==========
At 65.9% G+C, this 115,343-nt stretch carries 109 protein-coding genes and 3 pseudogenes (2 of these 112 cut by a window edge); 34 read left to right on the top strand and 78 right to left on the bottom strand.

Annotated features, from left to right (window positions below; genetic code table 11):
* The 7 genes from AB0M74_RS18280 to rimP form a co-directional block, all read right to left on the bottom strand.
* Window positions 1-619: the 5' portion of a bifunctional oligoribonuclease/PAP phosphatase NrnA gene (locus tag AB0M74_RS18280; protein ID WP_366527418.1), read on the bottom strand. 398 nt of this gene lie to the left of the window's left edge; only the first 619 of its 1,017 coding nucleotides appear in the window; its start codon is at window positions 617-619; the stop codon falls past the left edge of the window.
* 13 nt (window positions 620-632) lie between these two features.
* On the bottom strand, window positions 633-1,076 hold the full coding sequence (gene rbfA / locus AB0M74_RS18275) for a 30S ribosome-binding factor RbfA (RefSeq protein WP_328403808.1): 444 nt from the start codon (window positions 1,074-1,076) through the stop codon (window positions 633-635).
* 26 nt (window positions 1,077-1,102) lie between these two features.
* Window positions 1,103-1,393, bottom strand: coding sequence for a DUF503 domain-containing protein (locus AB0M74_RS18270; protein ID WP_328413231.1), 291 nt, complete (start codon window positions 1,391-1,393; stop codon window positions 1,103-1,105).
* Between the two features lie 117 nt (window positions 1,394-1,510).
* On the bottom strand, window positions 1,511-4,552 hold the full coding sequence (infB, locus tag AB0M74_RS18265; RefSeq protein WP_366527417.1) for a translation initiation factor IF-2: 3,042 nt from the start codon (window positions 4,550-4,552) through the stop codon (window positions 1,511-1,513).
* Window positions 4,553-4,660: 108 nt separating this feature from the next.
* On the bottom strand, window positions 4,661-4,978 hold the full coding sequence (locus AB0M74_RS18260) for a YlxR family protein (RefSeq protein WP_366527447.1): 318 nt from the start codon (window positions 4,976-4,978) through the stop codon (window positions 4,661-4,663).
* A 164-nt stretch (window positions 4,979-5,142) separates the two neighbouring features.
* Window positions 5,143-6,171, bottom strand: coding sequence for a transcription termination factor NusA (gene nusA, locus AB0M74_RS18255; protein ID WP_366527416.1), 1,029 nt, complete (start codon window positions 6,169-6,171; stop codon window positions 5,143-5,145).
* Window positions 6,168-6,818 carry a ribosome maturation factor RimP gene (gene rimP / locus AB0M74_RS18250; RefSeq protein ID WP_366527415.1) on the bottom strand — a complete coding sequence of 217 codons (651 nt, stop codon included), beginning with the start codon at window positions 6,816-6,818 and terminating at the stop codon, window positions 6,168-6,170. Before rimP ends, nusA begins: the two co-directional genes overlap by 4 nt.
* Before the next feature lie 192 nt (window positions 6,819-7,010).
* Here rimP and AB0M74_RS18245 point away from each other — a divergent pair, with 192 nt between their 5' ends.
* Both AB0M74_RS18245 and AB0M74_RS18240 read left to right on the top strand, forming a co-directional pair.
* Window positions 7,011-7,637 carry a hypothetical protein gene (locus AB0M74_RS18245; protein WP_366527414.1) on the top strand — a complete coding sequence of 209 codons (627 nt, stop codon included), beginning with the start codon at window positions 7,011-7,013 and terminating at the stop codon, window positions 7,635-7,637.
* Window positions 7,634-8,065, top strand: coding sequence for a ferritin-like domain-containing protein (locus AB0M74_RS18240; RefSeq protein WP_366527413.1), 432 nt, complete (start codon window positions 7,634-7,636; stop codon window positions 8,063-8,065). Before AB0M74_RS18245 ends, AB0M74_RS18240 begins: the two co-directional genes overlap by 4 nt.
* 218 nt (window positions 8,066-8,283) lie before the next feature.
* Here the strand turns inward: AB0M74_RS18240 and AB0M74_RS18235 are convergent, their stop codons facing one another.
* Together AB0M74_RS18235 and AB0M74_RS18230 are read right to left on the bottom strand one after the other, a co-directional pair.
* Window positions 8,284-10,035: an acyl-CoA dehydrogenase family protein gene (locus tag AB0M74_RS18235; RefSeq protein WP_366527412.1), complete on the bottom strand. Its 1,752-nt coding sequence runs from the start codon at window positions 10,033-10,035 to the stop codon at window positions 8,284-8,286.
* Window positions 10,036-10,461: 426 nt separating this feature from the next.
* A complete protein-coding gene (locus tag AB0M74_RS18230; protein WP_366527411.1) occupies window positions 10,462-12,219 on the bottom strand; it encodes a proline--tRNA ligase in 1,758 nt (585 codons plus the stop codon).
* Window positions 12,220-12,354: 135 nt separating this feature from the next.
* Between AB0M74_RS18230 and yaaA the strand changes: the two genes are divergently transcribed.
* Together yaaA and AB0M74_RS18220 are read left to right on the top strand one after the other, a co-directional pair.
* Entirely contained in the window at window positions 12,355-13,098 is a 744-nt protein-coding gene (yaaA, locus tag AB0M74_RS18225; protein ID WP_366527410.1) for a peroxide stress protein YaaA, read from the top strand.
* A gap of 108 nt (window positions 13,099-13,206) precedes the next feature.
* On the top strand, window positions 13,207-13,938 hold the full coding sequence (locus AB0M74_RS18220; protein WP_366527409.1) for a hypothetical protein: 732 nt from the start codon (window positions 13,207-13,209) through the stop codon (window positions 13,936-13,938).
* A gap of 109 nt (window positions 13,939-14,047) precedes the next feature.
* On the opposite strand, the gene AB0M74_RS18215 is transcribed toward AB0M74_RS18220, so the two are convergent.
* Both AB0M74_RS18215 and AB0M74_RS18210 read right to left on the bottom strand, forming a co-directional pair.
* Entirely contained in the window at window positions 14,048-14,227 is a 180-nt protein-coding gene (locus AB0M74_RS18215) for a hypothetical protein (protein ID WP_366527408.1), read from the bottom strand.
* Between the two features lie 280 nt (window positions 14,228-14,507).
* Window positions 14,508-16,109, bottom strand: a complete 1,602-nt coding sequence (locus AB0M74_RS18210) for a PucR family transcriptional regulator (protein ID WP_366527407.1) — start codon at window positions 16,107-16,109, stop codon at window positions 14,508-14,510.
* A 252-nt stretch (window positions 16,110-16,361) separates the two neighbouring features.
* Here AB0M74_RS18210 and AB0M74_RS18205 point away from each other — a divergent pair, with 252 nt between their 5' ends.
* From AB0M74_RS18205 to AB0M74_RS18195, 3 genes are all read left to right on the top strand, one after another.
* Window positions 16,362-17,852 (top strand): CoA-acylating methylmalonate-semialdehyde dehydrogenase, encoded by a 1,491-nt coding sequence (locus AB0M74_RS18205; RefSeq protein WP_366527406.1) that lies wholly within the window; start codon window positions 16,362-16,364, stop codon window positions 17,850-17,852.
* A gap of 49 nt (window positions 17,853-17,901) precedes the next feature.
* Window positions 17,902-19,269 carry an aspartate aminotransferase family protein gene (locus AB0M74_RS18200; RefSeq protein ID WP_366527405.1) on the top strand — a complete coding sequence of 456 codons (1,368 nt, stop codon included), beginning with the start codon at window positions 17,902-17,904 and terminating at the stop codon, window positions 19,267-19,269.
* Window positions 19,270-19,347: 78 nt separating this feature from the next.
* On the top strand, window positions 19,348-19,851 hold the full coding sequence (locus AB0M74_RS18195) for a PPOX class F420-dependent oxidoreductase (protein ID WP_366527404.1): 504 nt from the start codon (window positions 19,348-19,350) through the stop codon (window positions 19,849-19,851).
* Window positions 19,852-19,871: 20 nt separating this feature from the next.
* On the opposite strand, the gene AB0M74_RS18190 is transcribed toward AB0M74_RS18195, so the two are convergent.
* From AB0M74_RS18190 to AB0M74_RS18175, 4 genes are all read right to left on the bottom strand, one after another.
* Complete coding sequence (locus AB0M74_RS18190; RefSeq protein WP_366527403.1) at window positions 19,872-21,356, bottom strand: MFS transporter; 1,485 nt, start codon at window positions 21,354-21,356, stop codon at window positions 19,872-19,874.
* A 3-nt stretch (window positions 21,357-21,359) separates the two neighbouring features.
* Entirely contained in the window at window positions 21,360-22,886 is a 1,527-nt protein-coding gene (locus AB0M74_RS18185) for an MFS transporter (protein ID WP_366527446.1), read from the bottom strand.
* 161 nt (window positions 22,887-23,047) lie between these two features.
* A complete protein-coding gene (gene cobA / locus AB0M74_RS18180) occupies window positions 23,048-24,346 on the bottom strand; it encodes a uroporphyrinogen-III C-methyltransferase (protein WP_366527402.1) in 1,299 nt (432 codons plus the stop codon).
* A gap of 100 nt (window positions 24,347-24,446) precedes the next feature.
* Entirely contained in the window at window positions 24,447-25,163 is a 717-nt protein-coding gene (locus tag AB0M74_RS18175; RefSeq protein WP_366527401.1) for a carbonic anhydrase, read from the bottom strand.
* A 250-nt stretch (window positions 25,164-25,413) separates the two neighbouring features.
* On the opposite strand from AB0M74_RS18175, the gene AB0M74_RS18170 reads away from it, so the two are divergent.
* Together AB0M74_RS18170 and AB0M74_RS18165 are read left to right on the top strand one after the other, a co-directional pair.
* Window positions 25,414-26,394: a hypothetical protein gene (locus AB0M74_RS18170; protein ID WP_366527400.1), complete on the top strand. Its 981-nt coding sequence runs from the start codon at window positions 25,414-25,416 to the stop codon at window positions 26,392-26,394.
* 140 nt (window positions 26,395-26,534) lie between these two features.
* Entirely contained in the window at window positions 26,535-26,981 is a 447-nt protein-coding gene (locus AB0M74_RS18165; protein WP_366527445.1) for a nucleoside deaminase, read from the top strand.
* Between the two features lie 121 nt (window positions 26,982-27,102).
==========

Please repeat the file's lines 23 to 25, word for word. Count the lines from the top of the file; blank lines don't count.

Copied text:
* Together AB0M74_RS18235 and AB0M74_RS18230 are read right to left on the bottom strand one after the other, a co-directional pair.
* Window positions 8,284-10,035: an acyl-CoA dehydrogenase family protein gene (locus tag AB0M74_RS18235; RefSeq protein WP_366527412.1), complete on the bottom strand. Its 1,752-nt coding sequence runs from the start codon at window positions 10,033-10,035 to the stop codon at window positions 8,284-8,286.
* Window positions 10,036-10,461: 426 nt separating this feature from the next.